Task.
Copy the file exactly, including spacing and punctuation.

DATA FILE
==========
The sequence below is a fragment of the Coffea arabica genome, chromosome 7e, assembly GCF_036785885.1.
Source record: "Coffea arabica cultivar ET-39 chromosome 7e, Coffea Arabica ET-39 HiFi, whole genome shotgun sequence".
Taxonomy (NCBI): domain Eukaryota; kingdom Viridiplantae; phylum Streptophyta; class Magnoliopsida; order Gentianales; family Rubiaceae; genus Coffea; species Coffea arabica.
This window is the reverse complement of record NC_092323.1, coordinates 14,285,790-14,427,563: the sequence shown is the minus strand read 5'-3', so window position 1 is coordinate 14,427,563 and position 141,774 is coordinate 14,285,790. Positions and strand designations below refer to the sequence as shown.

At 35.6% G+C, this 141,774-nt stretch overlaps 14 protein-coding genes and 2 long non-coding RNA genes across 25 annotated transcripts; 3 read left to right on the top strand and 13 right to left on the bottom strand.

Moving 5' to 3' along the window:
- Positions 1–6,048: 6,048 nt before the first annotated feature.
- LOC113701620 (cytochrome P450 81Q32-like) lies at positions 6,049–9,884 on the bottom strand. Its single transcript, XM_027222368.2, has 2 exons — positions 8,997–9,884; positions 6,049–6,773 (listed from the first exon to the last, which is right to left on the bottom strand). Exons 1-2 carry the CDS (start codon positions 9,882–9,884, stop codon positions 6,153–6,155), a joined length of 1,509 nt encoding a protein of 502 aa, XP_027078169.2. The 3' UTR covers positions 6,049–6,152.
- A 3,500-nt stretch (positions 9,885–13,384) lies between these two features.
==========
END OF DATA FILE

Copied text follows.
The sequence below is a fragment of the Coffea arabica genome, chromosome 7e, assembly GCF_036785885.1.
Source record: "Coffea arabica cultivar ET-39 chromosome 7e, Coffea Arabica ET-39 HiFi, whole genome shotgun sequence".
Taxonomy (NCBI): domain Eukaryota; kingdom Viridiplantae; phylum Streptophyta; class Magnoliopsida; order Gentianales; family Rubiaceae; genus Coffea; species Coffea arabica.
This window is the reverse complement of record NC_092323.1, coordinates 14,285,790-14,427,563: the sequence shown is the minus strand read 5'-3', so window position 1 is coordinate 14,427,563 and position 141,774 is coordinate 14,285,790. Positions and strand designations below refer to the sequence as shown.

At 35.6% G+C, this 141,774-nt stretch overlaps 14 protein-coding genes and 2 long non-coding RNA genes across 25 annotated transcripts; 3 read left to right on the top strand and 13 right to left on the bottom strand.

Moving 5' to 3' along the window:
- Positions 1–6,048: 6,048 nt before the first annotated feature.
- LOC113701620 (cytochrome P450 81Q32-like) lies at positions 6,049–9,884 on the bottom strand. Its single transcript, XM_027222368.2, has 2 exons — positions 8,997–9,884; positions 6,049–6,773 (listed from the first exon to the last, which is right to left on the bottom strand). Exons 1-2 carry the CDS (start codon positions 9,882–9,884, stop codon positions 6,153–6,155), a joined length of 1,509 nt encoding a protein of 502 aa, XP_027078169.2. The 3' UTR covers positions 6,049–6,152.
- A 3,500-nt stretch (positions 9,885–13,384) lies between these two features.